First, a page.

Meanwhile, time elapsed since the EU designed the €130 billion bail-out back in October has seen a new funding gap of €15 billion emerge.

The Washington-based IMF has ruled out extra help. ECB options include not cashing in the interest on its Greek bonds or swapping them at a reduced value with the eurozone's temporary bail-out fund, the European Financial Stability Facility.

An EU official told EUobserver: "The problem for the ECB is that they have to avoid anything that looks like quantitative easing [printing money]."

The bank's board is to meet on Thursday but it is unlikely to make a public statement until the other elements of the second bail-out are in place.

Nerves fray as Greece extends bail-out talks

Greek talks on a vital €130 billion bail-out have gone into overtime as its government struggles to secure the backing of political parties for more spending cuts.

Greece announces breakthrough in bail-out talks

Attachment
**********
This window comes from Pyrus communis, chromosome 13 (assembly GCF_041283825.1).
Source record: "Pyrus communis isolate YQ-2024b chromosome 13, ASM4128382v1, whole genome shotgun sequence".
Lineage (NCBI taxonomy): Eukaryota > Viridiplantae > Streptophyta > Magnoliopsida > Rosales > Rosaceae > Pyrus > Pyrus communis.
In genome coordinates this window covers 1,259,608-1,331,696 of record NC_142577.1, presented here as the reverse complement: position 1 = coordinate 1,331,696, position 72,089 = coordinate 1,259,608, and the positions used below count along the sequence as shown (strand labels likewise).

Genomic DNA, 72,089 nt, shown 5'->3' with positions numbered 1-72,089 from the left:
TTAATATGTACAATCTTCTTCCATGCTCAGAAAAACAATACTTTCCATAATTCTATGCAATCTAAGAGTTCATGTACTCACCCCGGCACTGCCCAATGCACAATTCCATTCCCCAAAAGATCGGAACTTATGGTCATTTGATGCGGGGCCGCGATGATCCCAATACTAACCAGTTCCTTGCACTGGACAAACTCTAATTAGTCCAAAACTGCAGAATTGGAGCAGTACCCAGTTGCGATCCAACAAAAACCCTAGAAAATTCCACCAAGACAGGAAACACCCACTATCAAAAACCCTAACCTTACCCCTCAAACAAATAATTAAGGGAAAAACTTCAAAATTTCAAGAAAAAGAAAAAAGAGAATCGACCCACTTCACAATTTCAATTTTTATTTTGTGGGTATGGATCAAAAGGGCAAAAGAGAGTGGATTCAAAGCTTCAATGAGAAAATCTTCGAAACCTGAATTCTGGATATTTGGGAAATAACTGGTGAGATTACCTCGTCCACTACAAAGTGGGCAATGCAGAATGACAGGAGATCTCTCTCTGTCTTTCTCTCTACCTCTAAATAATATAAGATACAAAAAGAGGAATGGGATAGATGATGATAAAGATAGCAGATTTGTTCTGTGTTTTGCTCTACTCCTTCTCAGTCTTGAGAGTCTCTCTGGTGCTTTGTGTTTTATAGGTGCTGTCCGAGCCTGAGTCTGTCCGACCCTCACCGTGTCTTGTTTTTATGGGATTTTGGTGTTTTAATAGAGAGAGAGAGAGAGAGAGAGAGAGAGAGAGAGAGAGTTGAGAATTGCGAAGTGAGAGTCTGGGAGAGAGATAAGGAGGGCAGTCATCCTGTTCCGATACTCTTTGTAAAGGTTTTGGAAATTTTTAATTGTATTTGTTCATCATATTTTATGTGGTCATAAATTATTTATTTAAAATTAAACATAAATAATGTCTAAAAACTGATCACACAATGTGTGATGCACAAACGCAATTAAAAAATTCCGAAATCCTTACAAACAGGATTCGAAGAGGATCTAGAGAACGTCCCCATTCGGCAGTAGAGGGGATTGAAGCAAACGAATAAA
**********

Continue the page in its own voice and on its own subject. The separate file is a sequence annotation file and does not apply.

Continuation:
The new Greek bail-out began to take shape on Thursday afternoon, when Prime Minister Lucas Papademos got political backing for his austerity plan and the European Central Bank signalled it might help.

Six days for Greece to secure bail-out

Ministers have given Greece six days to cough up another €325 million in cuts and pass the austerity bill through parliament to secure a desperately-needed bail-out.

Spain's Nadia Calviño backed to be EIB's first female chief

With less than a month to go before the start of a new leadership of the European Investment Bank, the world's largest multilateral lender, the path seems finally clear for one of the candidates, Spanish finance minister Nadia Calviño.


Is there hope for the EU and eurozone?

While some strengths may have been overlooked recently, leading to a more pessimistic outlook on the EU and the euro area than the truly deserve, are there reasons for optimism?

Latest News